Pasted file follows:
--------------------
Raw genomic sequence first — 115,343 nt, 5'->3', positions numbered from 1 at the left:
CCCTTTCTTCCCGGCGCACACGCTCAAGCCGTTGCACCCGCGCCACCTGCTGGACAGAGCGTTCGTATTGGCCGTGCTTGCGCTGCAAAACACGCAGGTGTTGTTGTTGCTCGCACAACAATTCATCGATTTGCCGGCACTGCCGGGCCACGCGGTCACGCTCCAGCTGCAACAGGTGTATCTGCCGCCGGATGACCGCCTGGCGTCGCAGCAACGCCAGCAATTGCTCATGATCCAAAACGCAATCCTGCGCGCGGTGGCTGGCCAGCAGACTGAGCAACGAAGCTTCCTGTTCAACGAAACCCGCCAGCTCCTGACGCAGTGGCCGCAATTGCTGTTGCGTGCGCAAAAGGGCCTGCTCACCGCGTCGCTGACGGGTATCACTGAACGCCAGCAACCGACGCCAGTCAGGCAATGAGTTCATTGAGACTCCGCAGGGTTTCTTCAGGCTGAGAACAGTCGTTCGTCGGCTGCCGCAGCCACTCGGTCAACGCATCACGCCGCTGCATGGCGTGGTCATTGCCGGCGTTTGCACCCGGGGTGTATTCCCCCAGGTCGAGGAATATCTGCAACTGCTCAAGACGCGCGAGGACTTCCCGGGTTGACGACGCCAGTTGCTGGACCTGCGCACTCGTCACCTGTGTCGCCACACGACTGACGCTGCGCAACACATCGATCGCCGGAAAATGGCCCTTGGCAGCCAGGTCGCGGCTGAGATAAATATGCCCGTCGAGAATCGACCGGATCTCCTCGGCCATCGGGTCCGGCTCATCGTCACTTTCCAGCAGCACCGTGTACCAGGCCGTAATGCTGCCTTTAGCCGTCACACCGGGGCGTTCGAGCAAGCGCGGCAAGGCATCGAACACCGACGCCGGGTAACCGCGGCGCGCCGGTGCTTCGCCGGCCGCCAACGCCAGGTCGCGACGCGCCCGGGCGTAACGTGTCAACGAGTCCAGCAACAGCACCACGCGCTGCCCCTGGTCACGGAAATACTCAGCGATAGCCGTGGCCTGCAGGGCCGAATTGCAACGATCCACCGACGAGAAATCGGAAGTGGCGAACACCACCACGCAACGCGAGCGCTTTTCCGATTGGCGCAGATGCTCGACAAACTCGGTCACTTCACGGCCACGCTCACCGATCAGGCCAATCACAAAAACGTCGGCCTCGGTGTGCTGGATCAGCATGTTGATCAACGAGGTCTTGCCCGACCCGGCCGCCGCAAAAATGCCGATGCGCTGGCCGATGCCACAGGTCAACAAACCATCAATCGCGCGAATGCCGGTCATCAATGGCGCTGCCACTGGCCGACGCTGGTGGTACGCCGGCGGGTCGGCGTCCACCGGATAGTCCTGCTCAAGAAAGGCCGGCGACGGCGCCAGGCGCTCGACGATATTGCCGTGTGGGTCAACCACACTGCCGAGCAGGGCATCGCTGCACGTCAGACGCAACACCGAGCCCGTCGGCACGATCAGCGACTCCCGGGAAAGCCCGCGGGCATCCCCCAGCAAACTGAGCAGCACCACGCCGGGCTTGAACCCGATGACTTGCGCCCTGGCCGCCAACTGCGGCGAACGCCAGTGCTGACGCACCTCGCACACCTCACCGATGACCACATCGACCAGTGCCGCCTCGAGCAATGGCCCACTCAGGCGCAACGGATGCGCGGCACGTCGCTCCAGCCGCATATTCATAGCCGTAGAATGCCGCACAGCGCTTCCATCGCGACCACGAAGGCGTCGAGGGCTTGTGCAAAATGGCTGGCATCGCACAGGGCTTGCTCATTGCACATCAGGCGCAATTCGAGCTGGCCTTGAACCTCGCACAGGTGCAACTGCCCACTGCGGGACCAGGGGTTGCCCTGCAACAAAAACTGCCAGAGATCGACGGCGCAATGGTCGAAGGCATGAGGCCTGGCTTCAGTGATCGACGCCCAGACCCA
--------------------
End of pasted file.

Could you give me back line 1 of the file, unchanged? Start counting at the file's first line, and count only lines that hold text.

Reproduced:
Raw genomic sequence first — 115,343 nt, 5'->3', positions numbered from 1 at the left: